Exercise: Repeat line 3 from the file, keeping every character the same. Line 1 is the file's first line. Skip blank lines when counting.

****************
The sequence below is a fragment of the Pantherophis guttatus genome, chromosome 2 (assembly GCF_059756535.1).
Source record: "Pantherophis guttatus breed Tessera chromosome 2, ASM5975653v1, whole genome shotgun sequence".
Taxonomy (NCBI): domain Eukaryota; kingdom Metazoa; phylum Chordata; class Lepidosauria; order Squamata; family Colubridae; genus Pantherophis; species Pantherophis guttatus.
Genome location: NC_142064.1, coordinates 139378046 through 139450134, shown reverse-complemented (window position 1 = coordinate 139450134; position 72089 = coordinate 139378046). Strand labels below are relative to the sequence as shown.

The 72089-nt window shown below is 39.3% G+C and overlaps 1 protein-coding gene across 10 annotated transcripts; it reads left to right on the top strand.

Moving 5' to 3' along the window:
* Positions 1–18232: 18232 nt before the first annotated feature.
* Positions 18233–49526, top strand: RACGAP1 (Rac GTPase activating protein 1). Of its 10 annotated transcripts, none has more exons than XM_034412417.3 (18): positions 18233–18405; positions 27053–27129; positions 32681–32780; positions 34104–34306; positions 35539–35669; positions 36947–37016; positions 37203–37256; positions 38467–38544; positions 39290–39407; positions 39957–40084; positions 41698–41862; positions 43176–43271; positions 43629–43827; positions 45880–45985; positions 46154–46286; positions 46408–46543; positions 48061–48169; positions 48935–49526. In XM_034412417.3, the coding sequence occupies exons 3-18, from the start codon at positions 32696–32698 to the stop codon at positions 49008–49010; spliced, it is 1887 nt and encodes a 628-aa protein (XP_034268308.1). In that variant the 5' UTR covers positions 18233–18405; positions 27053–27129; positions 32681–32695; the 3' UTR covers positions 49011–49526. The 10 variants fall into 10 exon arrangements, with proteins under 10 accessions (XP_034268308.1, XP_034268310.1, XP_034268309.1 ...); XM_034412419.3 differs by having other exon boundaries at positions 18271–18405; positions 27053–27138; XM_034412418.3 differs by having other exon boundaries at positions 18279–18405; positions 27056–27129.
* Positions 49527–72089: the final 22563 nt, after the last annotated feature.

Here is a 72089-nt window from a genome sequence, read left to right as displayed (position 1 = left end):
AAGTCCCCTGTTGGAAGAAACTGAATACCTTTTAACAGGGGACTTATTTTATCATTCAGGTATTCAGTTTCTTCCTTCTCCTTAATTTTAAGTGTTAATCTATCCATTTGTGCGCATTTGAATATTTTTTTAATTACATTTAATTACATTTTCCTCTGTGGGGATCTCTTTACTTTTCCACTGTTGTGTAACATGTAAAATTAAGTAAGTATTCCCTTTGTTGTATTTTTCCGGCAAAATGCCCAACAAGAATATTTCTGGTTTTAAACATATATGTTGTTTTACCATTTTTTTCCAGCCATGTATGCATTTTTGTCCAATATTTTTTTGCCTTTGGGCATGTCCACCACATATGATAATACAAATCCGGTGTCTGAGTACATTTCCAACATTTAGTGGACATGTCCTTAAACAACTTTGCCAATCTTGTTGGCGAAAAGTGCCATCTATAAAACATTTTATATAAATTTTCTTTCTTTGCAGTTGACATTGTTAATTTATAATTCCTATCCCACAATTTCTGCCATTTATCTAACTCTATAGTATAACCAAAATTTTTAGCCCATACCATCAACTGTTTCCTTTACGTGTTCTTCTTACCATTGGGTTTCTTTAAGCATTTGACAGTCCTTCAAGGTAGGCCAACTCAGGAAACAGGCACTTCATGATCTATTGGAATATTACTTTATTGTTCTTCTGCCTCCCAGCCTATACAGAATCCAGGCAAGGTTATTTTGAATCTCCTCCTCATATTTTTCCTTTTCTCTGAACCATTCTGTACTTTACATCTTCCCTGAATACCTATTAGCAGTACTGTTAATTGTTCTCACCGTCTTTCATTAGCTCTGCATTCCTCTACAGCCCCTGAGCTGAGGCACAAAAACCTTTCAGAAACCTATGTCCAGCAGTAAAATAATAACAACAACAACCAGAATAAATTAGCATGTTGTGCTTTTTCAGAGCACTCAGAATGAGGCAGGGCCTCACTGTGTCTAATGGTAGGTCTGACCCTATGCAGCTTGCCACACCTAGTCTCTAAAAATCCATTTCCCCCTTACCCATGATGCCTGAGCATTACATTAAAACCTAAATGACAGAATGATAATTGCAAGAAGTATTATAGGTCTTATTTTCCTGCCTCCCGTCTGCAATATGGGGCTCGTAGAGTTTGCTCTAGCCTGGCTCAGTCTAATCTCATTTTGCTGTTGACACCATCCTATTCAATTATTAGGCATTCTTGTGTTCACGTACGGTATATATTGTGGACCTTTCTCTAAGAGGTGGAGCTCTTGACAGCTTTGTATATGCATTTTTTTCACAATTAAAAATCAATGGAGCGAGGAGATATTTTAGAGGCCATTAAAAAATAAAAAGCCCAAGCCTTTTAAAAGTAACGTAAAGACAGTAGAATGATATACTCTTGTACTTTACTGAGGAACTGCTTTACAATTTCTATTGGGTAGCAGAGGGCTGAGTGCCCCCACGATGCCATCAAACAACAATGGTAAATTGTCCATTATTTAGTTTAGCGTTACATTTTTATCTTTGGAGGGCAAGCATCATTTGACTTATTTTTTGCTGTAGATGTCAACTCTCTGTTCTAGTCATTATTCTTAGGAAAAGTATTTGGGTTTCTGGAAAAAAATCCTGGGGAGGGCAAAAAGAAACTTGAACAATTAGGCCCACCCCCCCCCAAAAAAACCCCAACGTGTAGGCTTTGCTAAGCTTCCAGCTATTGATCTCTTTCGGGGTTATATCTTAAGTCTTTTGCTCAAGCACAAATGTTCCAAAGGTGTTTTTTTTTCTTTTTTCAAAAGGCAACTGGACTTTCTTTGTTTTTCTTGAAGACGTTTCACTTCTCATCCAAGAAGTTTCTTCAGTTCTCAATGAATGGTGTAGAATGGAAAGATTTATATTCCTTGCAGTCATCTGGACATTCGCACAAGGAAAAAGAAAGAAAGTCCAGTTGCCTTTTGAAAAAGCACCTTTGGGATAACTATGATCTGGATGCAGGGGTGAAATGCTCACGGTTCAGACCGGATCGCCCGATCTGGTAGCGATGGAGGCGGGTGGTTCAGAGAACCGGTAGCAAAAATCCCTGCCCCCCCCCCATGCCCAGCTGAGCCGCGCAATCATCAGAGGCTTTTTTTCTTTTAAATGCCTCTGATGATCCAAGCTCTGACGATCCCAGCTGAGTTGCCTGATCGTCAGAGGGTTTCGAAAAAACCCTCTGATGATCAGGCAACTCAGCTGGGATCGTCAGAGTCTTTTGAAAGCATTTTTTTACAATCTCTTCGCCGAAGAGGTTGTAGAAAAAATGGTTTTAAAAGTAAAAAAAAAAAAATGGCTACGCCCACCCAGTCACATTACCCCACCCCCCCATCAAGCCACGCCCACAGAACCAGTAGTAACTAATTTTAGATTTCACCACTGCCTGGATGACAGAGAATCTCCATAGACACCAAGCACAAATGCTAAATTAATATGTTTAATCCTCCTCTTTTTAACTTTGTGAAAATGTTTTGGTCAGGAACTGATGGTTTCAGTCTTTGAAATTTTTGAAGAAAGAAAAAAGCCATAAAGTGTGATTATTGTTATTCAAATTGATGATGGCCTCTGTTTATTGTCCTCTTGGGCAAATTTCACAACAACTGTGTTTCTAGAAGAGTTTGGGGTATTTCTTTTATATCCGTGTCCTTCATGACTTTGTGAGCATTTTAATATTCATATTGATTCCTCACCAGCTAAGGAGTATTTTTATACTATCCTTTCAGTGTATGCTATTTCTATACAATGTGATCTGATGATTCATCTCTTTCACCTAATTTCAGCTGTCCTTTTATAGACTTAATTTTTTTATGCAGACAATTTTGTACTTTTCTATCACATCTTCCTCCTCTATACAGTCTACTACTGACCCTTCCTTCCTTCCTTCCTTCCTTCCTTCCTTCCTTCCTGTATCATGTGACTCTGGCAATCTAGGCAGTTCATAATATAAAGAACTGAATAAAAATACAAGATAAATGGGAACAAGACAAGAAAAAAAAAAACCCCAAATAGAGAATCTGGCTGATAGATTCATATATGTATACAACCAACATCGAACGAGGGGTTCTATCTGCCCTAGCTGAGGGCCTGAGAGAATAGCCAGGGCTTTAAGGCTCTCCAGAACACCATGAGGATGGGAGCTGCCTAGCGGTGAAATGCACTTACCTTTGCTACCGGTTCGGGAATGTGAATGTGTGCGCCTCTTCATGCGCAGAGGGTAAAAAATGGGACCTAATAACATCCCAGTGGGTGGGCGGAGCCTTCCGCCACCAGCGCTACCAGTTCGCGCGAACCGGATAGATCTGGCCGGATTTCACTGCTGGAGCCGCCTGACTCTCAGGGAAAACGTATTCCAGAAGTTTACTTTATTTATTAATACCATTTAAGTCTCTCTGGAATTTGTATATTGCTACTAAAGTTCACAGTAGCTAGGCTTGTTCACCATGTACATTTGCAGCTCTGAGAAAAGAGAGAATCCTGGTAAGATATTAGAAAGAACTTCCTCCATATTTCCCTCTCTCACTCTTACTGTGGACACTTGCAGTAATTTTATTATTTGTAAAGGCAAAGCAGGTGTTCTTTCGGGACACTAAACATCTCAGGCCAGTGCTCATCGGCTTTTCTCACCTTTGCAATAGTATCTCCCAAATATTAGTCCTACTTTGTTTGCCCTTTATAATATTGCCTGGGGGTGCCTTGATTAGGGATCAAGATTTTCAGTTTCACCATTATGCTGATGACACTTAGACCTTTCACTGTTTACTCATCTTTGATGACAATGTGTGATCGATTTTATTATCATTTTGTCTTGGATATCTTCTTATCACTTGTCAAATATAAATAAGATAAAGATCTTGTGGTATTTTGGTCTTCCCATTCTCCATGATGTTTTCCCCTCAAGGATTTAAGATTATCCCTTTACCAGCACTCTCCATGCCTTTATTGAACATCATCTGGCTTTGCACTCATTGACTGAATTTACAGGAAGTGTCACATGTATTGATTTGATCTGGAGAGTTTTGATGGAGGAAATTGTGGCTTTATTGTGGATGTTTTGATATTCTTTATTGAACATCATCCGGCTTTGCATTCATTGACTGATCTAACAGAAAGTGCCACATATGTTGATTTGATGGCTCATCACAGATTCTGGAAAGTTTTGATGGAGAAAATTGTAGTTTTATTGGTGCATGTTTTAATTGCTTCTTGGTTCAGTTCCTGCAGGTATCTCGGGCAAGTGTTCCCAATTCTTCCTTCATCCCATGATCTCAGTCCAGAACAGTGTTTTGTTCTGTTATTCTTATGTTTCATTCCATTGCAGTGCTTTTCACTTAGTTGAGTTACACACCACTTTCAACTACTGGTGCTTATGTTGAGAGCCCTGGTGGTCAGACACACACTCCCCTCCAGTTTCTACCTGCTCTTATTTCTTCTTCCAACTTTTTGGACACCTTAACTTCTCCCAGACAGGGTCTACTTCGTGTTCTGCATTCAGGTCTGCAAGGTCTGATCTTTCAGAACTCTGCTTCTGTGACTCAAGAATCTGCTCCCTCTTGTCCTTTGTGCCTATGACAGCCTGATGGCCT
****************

Taxonomy (NCBI): domain Eukaryota; kingdom Metazoa; phylum Chordata; class Lepidosauria; order Squamata; family Colubridae; genus Pantherophis; species Pantherophis guttatus.